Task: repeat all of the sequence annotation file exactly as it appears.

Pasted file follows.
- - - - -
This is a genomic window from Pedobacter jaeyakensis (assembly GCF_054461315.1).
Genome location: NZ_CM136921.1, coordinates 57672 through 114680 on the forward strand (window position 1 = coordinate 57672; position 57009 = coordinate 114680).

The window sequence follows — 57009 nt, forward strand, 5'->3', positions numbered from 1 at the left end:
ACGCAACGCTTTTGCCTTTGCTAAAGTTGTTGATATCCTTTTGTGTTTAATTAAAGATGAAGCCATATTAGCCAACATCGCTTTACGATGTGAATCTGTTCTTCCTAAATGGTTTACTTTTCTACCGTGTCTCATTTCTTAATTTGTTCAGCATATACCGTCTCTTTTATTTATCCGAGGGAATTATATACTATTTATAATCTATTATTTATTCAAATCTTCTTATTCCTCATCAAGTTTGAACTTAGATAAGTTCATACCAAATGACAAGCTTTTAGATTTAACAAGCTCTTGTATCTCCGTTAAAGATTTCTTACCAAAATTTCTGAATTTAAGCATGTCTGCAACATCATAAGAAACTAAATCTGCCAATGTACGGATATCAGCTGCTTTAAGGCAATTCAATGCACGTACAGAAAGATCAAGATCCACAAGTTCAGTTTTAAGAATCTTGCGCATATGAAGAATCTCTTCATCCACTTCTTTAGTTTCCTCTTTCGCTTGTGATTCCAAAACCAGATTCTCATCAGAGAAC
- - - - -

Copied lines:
This is a genomic window from Pedobacter jaeyakensis (assembly GCF_054461315.1).
Genome location: NZ_CM136921.1, coordinates 57672 through 114680 on the forward strand (window position 1 = coordinate 57672; position 57009 = coordinate 114680).

The window sequence follows — 57009 nt, forward strand, 5'->3', positions numbered from 1 at the left end:
ACGCAACGCTTTTGCCTTTGCTAAAGTTGTTGATATCCTTTTGTGTTTAATTAAAGATGAAGCCATATTAGCCAACATCGCTTTACGATGTGAATCTGTTCTTCCTAAATGGTTTACTTTTCTACCGTGTCTCATTTCTTAATTTGTTCAGCATATACCGTCTCTTTTATTTATCCGAGGGAATTATATACTATTTATAATCTATTATTTATTCAAATCTTCTTATTCCTCATCAAGTTTGAACTTAGATAAGTTCATACCAAATGACAAGCTTTTAGATTTAACAAGCTCTTGTATCTCCGTTAAAGATTTCTTACCAAAATTTCTGAATTTAAGCATGTCTGCAACATCATAAGAAACTAAATCTGCCAATGTACGGATATCAGCTGCTTTAAGGCAATTCAATGCACGTACAGAAAGATCAAGATCCACAAGTTCAGTTTTAAGAATCTTGCGCATATGAAGAATCTCTTCATCCACTTCTTTAGTTTCCTCTTTCGCTTGTGATTCCAAAACCAGATTCTCATCAGAGAAC